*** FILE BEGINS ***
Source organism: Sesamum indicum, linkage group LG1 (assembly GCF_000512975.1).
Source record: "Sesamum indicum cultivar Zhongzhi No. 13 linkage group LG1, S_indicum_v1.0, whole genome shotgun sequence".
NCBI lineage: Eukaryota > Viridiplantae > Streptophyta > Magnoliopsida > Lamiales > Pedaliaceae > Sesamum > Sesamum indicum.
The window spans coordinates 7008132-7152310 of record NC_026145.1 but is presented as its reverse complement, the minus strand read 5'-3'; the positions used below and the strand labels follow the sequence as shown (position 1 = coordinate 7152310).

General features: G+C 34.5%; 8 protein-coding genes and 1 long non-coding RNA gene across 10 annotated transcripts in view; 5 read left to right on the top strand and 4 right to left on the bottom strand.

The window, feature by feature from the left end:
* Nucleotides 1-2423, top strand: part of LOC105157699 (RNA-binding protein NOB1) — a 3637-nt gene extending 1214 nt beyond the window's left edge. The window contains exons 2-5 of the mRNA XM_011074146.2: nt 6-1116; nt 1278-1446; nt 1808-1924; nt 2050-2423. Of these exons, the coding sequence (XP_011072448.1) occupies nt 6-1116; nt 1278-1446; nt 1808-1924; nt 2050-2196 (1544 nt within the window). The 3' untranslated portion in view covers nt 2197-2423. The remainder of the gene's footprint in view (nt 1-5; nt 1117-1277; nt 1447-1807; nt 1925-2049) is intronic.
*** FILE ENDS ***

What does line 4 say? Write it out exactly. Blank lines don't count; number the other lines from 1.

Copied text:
The window spans coordinates 7008132-7152310 of record NC_026145.1 but is presented as its reverse complement, the minus strand read 5'-3'; the positions used below and the strand labels follow the sequence as shown (position 1 = coordinate 7152310).